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Vestur í bláinn

by Julius Pollux

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Adrian 05:23
Adrian, originally from England, has been living in Iceland since 2016. Whilst working as a baker covering night shifts he would stay in contact with his family back in England through voice messages, including his young niece Lizzy.
( ) 00:24
Fernanda 04:40
Fernanda has many experiences of being a migrant, she was born in Brazil into a family of Spanish, Italian and Japanese lineages. Seventeen years ago she left Brazil and moved to London, and then came to Iceland five years ago. In the song you hear Fernanda talking on the phone to her mother in Brazil. A term not easily translatable, the Brazilian expression ’saudade’ describes a sentiment that those living far away from their families might relate to.
Aleksey 04:59
Aleksey is a 63-year-old construction worker. With roots in Russia and Ukraine and after having spent most of his life in Latvia, he came to Iceland twelve years ago. “In the evenings, I play the guitar for myself alone at home,” was the headline of an article about him on the homepage of Efling, Iceland’s union for basic and low-income workers. In the recording, Aleksey recounts the story of one of his favourite Russian love songs, “Лирическая” by Vladimir Vysotsky. The song is about a man entering an enchanted forest to find the woman that he loves, trying to convince her of the modest but beautiful life that would await her with him.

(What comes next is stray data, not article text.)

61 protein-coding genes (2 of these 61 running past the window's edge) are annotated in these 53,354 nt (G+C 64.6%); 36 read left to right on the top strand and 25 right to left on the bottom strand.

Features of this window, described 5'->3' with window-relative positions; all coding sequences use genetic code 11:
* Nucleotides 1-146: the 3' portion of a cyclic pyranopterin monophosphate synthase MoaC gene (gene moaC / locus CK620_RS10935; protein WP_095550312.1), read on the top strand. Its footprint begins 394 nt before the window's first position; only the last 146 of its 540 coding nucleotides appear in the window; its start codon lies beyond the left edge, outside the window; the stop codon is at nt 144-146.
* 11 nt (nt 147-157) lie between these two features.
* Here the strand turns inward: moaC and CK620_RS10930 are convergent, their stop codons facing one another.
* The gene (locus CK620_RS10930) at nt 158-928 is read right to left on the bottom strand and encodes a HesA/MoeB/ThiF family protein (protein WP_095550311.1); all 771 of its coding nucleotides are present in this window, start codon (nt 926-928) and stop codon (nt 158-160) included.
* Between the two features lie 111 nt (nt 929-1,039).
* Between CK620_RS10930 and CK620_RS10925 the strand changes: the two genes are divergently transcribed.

( ) 00:26
words taken from: Eduardo Galeano, Immigrants Today, Voices of Time, 2006. Butterflies and swallows and flamingos have forever spread their wings to flee the cold, the way whales swim in search of other seas and salmon and trout seek out their rivers. Year after year, they all travel thousands of miles on the open roads of air and water. The roads of human flight, however, are not free. In immense caravans they march, fugitives fleeing their unbearable lives. They travel from south to north and from rising sun to setting sun. Their place in the world has been stolen. They’ve been stripped of their work and their land. Many flee wars, but many more ruinous wages and exhausted plots of land. These pilgrims, shipwrecked by globalization, wander about, unearthing roads, seeking homes, knocking on doors that swing open when money calls but slam shut in their faces. Some manage to sneak in. Others arrive as corpses that the sea delivers to the forbidden shore, or as nameless bodies buried in the world they hoped to reach. In forty countries, over several years, Sebastiao Salgado photographed them. Three hundred portraits of this immense human tragedy amount to barely a second. The light that entered his camera for those pictures was barely a wink of the sun’s eye, no more than an instant in the memory of time.
Joshua 06:29